Knaigro Eamci Lost His Wager. [Newspaper Article] — Amador Ledger — 2 March 1900
Knaigro Eamci Lost His Wager. Miss Emma Eames has a brother, Harold, who was an ensign In the United States navy. His ship was stationed at Leghorn, and one day the flagship entered the harbor with the fleet commander on board. The latter was very dignified and was never known to lose his self controL . One day the commander was In swimming, and young Eames made a friendly wager with a fellow officer that he would destroy bis senior's equanimity, In naval parlance, "rattle" him. The wager was accepted, and a moment afterward Eames was In the water swimming toward his superior officer. Suddenly he paused, and, stopping his powerful overhand stroke, began treadIng water. Then he saluted precisely as if he had been on a quarter deck. To the young man's Intense surprise the commander returned the salute with equal gravity. Mr. Eames lost his wager.— Saturday Evening Post.
Page 1 Advertisements Column 2 [Newspaper Article] — Amador Ledger — 2 March 1900
MISCELLANEOUS. THE COFFEE HOUSE JACKSON, CAL. Basement of the Webb Building Everything New, Neat and Clean MEALS SERVED AT ALL HOURS THE BEST Guests treated with consideration and respect at all times. Best Liquors and Cigars at the Bar HAMBRIC &amp; CARLEY. M. A. MAILS Dry Goods SHOES Furnishing-:- Goods At the Lowest Prices M. A. MAILS Sutter Creek •••••••••••••••••••••••••• • |f« Not ■-'• • Expensive==# 5 • It's tho quality that's high in Tea •) • Garden Drips, Toboggan Maple • • Syrup and Pelican Louisiana Mo- • • lusses. a) • For sale by Hrst-class grocers in • • cans only. Money refunded if the • • goods are not satisfactory. Don't * • accept an Imitation. See that the • JJ manufacturer's name Is 11th o- • • graphed on every can. • S Pacific Coast . ' S m Syrup Company ♦ S J 717719 Saiißome street, San Francisco Z •••••••••••••••••••••••a** BANK OF AMADOR COUNTY Incorporated November, 1895 Capital Stock : : : $50,000 President Henry Eudey Vice-President ...S. G. Spagno...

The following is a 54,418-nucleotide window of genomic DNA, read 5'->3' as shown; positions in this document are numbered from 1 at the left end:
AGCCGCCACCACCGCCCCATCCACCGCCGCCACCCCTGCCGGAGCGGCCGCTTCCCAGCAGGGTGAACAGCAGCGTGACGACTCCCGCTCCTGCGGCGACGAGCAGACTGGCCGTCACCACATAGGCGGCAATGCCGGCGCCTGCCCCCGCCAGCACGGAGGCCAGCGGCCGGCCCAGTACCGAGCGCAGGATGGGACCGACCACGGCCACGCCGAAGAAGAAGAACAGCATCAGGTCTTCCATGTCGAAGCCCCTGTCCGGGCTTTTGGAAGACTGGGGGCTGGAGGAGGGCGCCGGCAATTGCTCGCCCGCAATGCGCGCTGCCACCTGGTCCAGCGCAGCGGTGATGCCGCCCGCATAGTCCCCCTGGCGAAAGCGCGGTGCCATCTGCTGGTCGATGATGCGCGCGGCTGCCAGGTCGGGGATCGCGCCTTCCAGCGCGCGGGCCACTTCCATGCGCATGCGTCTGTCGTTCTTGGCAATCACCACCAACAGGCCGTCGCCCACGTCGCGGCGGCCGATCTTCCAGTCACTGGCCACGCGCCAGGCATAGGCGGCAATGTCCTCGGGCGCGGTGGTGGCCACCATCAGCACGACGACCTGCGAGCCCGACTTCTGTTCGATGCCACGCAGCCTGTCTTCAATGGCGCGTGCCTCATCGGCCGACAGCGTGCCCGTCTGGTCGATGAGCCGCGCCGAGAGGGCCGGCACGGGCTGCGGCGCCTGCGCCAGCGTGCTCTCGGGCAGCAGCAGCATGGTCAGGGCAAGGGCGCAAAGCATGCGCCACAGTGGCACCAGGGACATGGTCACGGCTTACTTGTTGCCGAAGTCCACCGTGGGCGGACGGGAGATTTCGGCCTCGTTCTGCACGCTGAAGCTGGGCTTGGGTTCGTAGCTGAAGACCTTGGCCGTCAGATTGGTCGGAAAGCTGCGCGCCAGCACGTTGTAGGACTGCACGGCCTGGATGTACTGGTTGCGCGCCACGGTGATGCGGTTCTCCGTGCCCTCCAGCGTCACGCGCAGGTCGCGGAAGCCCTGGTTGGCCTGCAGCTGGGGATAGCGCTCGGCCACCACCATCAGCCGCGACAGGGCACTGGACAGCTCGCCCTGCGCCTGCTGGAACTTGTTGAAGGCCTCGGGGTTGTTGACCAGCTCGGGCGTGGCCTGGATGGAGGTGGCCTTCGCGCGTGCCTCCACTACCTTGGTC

Page 1 Advertisements Column 3 [Newspaper Article] — Amador Ledger — 2 March 1900
LAWYERS. Tf A. FREEMAN Attornvy-at-Law Office in Marella building, corner Main and Court streets. DH. SPAGNOLI Attorney and Conaaelor at Law Jackson. Cal.' Practice In all the States and Federal eonrts. Omce: Spagnolt building, opposite BaU ot Records. .- ■ . ; .3 &gt;.". .... a: camuiettit: Attorney and Counselor al Law Jackson, Cal, Will practice in all the State and Federal eonrts. . '-■ ■■;. XJOBEBT C. BOLE j ;■■.-.' Attorn«y-mt.L»w . Jackson, Cau' Offlce: ' Farley building. Sommlt street. ■VreiL •A. MACQ UARRIK ! ! ' - Attorney and Coosnelor at Law Jacksow, Cal. Offlce : Spagnoll block. Courthouse ■gnaw. ; JW. CALDWELL . ; Attorney-aMaw . Will practice in all courts of the State ~^^T* :H« - WILLIS i Attoraey-at-Law - • &gt; Offlce: With E. A. Freeman. ■ Praotica la all . State Courts. . .*,&lt;.•; '.•-,.' JOHN F. OAVIfI ' . ;:;■ ■-:■: , -..!&gt; ■.:-■' '■-'-■ ' ■ ■ \7T- LAWYER I : Jackson, Cal. Office on Summit Street; opposite CourthouM. ' T...